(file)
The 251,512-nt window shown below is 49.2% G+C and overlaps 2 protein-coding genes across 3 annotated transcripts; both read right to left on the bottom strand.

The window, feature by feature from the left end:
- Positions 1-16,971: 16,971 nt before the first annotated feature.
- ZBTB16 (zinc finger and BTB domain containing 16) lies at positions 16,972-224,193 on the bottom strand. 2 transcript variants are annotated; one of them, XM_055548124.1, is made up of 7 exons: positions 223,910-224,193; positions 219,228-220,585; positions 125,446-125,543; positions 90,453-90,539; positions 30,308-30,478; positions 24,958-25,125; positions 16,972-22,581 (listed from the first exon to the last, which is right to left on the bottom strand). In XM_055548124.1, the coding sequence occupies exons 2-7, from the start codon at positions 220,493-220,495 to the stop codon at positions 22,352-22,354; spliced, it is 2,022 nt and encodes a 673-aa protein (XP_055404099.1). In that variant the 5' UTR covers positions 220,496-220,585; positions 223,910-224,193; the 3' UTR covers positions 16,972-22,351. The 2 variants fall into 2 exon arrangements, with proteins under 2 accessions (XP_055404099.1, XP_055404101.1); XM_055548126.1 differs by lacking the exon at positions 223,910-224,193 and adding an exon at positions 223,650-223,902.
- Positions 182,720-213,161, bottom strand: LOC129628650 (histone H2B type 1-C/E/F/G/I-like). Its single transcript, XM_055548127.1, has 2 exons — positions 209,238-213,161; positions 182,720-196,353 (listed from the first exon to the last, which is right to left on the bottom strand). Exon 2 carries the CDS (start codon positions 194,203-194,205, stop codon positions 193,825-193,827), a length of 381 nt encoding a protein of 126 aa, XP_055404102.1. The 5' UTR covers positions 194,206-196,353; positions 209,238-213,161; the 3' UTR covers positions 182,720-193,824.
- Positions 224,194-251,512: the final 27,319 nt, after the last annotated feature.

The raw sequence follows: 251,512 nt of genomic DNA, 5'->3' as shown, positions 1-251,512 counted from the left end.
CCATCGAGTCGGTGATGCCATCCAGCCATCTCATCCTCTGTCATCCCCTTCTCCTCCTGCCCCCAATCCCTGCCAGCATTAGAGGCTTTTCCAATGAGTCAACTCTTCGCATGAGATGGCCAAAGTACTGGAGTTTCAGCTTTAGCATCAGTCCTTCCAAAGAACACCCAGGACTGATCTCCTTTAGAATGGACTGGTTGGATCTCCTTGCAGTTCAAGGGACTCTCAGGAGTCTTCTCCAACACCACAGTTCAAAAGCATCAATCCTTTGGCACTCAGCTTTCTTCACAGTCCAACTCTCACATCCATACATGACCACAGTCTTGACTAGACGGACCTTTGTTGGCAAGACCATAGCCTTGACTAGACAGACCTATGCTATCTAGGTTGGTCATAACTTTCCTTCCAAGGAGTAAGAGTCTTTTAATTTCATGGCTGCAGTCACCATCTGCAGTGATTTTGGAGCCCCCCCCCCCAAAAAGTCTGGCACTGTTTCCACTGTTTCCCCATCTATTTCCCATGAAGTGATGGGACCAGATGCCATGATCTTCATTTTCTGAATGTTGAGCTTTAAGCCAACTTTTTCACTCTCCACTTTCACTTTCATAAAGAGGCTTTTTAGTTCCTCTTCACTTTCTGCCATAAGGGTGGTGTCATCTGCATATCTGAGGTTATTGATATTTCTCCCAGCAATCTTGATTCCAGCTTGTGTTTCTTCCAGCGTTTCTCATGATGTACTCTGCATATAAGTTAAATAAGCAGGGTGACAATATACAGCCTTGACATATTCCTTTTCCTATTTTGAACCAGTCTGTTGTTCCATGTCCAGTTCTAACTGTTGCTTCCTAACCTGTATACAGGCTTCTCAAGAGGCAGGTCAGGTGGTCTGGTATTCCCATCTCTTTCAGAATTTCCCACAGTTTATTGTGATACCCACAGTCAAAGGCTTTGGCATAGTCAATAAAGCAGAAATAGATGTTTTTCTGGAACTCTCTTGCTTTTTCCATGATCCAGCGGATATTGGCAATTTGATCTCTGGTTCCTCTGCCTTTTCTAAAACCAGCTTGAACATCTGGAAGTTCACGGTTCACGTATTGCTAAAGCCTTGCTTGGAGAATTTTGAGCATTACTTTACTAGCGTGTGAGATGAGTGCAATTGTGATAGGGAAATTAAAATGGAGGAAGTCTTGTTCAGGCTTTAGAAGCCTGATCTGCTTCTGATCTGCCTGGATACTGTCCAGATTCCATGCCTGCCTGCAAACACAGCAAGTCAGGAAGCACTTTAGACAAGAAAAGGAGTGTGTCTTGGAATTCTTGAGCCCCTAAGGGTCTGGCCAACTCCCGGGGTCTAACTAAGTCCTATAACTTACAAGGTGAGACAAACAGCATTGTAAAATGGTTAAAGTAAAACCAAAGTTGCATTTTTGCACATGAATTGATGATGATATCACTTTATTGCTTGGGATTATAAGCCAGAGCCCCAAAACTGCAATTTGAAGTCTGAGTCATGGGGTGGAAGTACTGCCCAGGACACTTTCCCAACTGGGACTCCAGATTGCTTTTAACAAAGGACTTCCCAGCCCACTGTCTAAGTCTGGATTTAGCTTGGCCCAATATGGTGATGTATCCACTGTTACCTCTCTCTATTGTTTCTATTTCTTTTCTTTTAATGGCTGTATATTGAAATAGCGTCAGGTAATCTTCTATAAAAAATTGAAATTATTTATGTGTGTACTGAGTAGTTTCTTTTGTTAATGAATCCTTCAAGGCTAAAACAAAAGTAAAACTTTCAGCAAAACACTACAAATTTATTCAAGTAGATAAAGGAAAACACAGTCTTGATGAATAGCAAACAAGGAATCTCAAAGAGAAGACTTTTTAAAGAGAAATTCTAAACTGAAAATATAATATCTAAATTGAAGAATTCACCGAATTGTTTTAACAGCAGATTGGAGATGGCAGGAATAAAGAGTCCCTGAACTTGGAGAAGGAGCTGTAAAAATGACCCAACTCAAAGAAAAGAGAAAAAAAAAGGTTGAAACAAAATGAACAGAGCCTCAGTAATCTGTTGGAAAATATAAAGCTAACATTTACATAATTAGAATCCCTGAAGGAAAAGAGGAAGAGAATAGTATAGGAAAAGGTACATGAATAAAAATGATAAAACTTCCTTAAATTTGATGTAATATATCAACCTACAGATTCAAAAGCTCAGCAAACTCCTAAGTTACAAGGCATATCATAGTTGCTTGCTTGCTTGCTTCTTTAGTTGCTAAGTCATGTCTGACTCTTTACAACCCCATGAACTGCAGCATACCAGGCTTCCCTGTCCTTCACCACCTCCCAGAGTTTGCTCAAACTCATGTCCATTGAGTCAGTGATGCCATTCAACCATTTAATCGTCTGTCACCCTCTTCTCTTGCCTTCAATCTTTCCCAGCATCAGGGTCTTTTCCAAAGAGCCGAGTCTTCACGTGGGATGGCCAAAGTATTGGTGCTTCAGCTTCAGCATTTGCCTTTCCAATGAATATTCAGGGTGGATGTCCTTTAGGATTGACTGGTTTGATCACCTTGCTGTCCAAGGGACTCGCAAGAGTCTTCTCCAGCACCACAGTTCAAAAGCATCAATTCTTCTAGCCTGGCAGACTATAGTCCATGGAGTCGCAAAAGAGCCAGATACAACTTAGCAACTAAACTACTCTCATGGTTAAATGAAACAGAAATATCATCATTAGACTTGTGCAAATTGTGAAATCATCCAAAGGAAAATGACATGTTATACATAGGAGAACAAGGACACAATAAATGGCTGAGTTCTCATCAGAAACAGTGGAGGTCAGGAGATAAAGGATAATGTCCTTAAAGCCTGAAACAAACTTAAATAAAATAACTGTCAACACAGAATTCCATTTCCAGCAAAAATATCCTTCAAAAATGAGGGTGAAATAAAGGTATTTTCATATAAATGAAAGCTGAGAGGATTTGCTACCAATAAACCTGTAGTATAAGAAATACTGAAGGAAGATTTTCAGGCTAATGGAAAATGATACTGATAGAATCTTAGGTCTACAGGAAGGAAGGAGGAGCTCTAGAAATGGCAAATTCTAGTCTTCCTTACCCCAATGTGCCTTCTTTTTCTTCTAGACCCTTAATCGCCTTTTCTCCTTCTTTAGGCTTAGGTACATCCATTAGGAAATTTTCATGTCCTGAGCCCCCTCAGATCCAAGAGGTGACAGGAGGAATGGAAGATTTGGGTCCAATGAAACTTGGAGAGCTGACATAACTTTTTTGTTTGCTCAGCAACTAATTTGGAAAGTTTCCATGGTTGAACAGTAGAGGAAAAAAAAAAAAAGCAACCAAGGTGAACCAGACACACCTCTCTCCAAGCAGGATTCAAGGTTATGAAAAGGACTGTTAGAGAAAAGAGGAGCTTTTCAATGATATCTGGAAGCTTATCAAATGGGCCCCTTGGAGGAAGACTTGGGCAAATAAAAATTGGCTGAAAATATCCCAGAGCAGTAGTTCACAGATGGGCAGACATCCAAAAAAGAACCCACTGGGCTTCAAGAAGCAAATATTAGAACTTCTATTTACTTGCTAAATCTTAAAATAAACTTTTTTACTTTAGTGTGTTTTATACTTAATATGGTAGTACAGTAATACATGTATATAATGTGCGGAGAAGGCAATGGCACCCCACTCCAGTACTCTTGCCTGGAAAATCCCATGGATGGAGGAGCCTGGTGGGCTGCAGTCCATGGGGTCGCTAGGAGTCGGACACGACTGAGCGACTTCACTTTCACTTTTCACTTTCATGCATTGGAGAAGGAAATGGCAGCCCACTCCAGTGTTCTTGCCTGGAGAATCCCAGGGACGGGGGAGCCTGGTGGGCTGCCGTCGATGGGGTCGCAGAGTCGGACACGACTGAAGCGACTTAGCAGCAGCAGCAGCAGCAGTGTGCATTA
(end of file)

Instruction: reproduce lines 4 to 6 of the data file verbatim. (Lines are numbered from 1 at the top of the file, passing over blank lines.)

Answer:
- ZBTB16 (zinc finger and BTB domain containing 16) lies at positions 16,972-224,193 on the bottom strand. 2 transcript variants are annotated; one of them, XM_055548124.1, is made up of 7 exons: positions 223,910-224,193; positions 219,228-220,585; positions 125,446-125,543; positions 90,453-90,539; positions 30,308-30,478; positions 24,958-25,125; positions 16,972-22,581 (listed from the first exon to the last, which is right to left on the bottom strand). In XM_055548124.1, the coding sequence occupies exons 2-7, from the start codon at positions 220,493-220,495 to the stop codon at positions 22,352-22,354; spliced, it is 2,022 nt and encodes a 673-aa protein (XP_055404099.1). In that variant the 5' UTR covers positions 220,496-220,585; positions 223,910-224,193; the 3' UTR covers positions 16,972-22,351. The 2 variants fall into 2 exon arrangements, with proteins under 2 accessions (XP_055404099.1, XP_055404101.1); XM_055548126.1 differs by lacking the exon at positions 223,910-224,193 and adding an exon at positions 223,650-223,902.
- Positions 182,720-213,161, bottom strand: LOC129628650 (histone H2B type 1-C/E/F/G/I-like). Its single transcript, XM_055548127.1, has 2 exons — positions 209,238-213,161; positions 182,720-196,353 (listed from the first exon to the last, which is right to left on the bottom strand). Exon 2 carries the CDS (start codon positions 194,203-194,205, stop codon positions 193,825-193,827), a length of 381 nt encoding a protein of 126 aa, XP_055404102.1. The 5' UTR covers positions 194,206-196,353; positions 209,238-213,161; the 3' UTR covers positions 182,720-193,824.
- Positions 224,194-251,512: the final 27,319 nt, after the last annotated feature.